Writer Jeremy Miller has used a media fellowship at the Center this year to dig deeper into a historical mystery: how could a highly respected explorer, cartographer and artist – known for pioneering modern techniques for representing topography on maps – have gotten his illustrations of the western landscape so hopelessly wrong?
Friedrich von Egloffstein was a German aristocrat who was one of the first white men to reach the floor of the Grand Canyon, while on Joseph Christmas Ives’ landmark expedition of 1857 to 1858. Egloffstein's maps are still considered masterworks, but his drawings and etchings have drawn ridicule, dismissed by the writer Wallace Stegner and others as the feverish product of a European overwhelmed by a dramatic and alien landscape.
Using digital tools to align Egloffstein's maps to present-day land features, Miller was able to revisit points along the explorer's travels and hone a dramatic new theory, which Harper's Magazine has published in its January 2012 issue: that the illustrations long associated with the Grand Canyon exploration had in fact been done years earlier on a separate trip through another so-called "Grand Cañon" in present-day Colorado, where the steep and severe scenery closely matches a stretch of the Gunnison River.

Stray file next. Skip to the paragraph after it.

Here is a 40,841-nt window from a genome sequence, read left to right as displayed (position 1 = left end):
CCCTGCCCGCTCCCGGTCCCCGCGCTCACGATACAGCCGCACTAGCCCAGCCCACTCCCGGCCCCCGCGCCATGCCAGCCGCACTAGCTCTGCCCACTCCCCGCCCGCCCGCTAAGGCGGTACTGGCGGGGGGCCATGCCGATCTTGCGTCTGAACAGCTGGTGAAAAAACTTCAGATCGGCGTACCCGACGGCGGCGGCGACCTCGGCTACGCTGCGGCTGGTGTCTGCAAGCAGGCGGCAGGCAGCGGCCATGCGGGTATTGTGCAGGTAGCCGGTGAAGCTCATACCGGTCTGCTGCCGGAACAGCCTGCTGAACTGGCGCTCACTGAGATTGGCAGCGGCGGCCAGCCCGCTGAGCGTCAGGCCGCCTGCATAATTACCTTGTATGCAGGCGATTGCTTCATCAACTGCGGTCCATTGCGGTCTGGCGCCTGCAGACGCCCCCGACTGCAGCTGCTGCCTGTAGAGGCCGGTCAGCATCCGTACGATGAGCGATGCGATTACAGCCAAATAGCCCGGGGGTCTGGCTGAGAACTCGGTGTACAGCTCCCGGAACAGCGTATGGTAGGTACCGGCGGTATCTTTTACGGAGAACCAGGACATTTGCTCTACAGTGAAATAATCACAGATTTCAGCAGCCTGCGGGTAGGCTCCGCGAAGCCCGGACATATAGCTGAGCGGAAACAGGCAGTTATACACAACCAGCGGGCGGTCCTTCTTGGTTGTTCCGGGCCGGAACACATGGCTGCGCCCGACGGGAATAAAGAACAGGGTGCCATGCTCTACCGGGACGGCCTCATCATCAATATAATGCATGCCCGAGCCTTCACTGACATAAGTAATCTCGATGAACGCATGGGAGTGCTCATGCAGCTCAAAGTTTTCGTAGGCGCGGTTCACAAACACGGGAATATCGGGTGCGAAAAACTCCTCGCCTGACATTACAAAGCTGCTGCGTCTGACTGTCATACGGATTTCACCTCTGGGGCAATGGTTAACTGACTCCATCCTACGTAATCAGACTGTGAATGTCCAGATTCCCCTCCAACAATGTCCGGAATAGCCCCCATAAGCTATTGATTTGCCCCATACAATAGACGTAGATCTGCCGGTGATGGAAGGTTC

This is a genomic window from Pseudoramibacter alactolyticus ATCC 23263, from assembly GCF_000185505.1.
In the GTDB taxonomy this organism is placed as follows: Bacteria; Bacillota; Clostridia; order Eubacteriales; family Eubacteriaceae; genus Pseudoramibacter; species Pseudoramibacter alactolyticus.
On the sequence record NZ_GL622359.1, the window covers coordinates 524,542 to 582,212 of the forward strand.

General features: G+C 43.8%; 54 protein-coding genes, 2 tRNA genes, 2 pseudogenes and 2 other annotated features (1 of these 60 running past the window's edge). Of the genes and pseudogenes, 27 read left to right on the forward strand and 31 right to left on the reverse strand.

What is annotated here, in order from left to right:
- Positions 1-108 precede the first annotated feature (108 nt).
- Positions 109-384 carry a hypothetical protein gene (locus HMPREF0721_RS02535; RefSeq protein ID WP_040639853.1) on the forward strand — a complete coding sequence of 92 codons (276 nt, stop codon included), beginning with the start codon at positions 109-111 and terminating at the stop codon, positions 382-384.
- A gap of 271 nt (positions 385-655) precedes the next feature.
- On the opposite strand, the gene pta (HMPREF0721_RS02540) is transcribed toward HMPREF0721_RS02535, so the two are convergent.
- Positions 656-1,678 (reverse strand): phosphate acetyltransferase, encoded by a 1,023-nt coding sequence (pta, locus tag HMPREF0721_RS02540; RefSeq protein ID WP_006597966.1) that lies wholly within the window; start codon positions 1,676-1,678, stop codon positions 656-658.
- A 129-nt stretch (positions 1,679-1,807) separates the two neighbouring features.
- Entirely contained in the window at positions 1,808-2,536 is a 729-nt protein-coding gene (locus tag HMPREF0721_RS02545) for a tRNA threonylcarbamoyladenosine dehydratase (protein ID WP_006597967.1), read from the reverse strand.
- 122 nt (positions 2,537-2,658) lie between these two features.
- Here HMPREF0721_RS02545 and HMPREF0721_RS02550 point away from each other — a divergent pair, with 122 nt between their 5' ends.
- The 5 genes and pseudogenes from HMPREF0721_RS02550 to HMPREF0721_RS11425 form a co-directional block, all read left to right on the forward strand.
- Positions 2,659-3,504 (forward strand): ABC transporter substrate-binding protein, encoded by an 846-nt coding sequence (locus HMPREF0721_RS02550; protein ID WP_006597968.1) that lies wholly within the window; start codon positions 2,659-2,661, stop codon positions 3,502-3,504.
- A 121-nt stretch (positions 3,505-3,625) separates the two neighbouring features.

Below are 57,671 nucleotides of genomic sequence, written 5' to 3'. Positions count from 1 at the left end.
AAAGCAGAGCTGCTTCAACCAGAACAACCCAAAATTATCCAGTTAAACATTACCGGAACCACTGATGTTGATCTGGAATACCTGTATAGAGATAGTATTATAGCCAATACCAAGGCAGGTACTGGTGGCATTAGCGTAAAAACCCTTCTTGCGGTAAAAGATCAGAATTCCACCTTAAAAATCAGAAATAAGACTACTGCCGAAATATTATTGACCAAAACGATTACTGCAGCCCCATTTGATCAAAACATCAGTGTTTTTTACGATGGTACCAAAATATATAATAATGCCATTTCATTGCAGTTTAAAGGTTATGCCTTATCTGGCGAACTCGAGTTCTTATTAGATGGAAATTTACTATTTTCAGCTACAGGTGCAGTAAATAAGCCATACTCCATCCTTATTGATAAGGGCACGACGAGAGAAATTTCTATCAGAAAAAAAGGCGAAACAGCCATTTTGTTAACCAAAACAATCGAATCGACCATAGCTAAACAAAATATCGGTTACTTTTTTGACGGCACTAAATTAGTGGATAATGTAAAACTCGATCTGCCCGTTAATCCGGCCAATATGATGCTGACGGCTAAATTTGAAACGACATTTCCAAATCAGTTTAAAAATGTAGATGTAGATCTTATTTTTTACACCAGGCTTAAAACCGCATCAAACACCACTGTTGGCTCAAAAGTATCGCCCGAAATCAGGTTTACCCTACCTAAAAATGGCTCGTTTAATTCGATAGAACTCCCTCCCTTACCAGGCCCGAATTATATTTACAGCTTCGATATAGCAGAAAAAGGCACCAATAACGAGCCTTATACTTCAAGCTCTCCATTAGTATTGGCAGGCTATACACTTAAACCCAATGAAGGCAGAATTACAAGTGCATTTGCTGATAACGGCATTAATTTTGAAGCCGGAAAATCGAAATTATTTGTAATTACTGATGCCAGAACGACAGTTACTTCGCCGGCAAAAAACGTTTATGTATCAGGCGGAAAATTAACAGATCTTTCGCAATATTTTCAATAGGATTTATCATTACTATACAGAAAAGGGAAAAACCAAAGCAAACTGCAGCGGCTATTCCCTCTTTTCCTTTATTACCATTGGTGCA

To help tell a complex story of a body of work largely lost to history, rife with mistaken identities and mismatched locations, Geoff McGhee, our creative director of media and communiations here at the Center, worked with Miller to create an interactive companion to his article, which is available on the Harper's website.
The interactive maps let readers explore the route of the Grand Canyon expedition and see for themselves how poorly the engravings published in Ives’ 1861 report resemble the area we know today. Then a second map follows the earlier, largely forgotten expedition down the Gunnison River, where readers can click to see Egloffstein's work compared with images taken for the story by the landscape photographer Lena Herzog.
The images, which show a striking resemblance, may not be the last word in the debate, but Miller's reporting sheds new light on a fascinating and misunderstood figure who played a significant role in the mapping of the American West.
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